Michael Dell has made significant progress in raising the cash he needs to close on the long awaited acquisition of storage giant EMC

Following its $20 billion sale of investment grade secured bonds in May, it sold off $3.25 billion worth of junk bonds earlier this month to help finance the deal. 

Monday, the company raised an estimated $2.2 billion more by selling its software business, Dell Software, to Francisco Partners and Elliott Management. 

The private equity firm and hedge fund receive database provider Quest, security company SonicWall and advanced analytics provider Statistica among potential others as their part of the bargain.

Where all this activity leaves EMC’s Enterprise Content Division (ECD) and its president Rohit Ghai is unclear — but more on that later.

Relief or Regret?

The sale of the software division must come as both a relief and a regret — after all, Dell had reportedly been trying to unload Dell Software components Quest Software and SonicWALL for at least six long months. The sale price has to be a disappointment though, considering that Dell paid $2.4 billion for Quest in 2012, around $1.2 billion for SonicWALL the same year, and an unknown amount for StatSoft, now called Statistica, in 2014.

That leaves a loss of more than a billion dollars to account for and assumes that Dell did nothing to improve on these acquisitions and that there was a loss of market share. But that doesn't seem to be the case. 

Take Dell Statistica as an example. Gartner named it a Leader in its MQ for Advanced Analytics for the first time in 2016. And this is a market that is expected to grow 40 percent by 2020. (Gartner's note of caution on Statistica, by the way, was its stability within Dell during the EMC deal.)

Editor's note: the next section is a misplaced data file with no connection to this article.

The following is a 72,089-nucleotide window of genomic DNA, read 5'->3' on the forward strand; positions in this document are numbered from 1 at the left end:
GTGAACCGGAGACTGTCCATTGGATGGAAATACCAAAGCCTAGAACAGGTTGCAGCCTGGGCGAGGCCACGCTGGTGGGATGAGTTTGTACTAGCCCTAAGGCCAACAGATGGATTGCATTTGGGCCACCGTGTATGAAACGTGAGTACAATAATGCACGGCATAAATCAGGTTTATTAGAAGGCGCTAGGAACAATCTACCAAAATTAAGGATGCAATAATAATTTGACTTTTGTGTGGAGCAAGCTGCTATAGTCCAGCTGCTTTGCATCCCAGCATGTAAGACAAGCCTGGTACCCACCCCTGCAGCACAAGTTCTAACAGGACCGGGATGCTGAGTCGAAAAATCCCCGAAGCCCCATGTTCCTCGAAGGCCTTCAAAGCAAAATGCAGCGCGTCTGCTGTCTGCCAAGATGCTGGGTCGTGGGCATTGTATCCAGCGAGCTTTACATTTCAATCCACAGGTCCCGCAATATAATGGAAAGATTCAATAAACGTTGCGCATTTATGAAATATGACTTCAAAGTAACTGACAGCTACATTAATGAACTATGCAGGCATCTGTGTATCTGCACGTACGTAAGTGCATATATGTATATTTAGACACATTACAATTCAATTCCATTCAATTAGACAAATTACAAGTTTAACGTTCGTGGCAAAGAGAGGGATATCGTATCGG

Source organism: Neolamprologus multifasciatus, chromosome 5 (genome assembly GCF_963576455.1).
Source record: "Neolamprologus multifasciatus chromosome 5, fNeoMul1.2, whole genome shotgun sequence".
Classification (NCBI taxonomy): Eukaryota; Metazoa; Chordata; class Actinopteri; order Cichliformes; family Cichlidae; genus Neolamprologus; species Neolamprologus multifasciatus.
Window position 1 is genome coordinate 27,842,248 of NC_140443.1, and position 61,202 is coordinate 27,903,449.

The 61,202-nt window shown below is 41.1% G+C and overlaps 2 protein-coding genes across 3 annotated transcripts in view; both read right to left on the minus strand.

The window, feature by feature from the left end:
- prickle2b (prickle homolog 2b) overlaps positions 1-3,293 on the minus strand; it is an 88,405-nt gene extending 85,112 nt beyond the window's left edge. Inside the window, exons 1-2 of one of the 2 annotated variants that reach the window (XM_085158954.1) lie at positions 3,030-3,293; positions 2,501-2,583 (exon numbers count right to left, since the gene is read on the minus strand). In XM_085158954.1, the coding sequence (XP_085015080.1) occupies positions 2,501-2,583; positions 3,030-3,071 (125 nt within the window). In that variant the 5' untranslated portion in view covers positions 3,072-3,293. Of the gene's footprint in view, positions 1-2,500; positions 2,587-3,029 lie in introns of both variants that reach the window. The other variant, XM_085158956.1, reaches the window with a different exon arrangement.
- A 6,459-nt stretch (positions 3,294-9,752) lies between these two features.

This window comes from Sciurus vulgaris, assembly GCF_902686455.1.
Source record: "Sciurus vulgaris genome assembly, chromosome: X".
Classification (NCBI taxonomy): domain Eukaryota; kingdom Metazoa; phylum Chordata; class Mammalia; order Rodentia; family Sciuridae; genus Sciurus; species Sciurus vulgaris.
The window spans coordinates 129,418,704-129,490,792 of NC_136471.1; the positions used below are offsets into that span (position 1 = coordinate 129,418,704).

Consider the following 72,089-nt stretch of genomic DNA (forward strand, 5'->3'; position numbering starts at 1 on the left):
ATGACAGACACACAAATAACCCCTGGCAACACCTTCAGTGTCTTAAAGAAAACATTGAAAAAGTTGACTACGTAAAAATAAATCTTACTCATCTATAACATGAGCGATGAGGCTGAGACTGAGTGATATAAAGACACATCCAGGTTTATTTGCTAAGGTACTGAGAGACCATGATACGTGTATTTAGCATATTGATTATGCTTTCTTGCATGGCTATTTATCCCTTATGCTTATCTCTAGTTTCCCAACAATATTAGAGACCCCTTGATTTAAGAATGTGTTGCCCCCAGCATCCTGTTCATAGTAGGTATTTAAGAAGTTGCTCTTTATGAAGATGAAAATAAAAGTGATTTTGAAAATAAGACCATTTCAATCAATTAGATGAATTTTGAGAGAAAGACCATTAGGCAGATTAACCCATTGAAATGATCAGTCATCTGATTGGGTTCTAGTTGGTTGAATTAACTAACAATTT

Dell Software's holdings deliver advanced analytics, database management, data protection, endpoint systems management, identity and access management, Microsoft platform management, network security, and performance monitoring to more than 180,000 customers.

Not into Software

Dell acquired software capabilities to grow into new markets. Now it is selling them at what can only be seen as a loss. 

Why were the acquisitions such a failure? 

Because Dell doesn’t want to be in the software business anymore, contrary to what Michael Dell said about analytics being vital to Dell's future during his Dell World keynote in 2014.

At that time he lauded big data and analytics as the next trillion dollar opportunity. Perhaps he was right, but someone else will be hawking technologies like Toad, Statistica and the rest of Dell Software’s portfolio.

Constellation Research VP and principal analyst Doug Henschen questions whether Dell Software will stay intact as a single entity.

“The (Dell) software group was built out through a string of more than 30 acquisitions. While the investment firms' announcement suggested the software group will continue operating as usual, that's not too likely," he told CMSWire. "My guess is that bits and pieces will be sold off to plug holes in the portfolios of larger software vendors. With analytics being such a priority, I have to believe that Statistica will find a new home."

Dell CFO Tom Sweet certainly was not spinning it that way. In a statement announcing the sale of Dell Software he asserted that that “Francisco Partners and Elliott Management’s deep passion for technology and proven track records in nurturing and building software businesses will enable Dell Software’s loyal base of employees to continue delivering innovation.”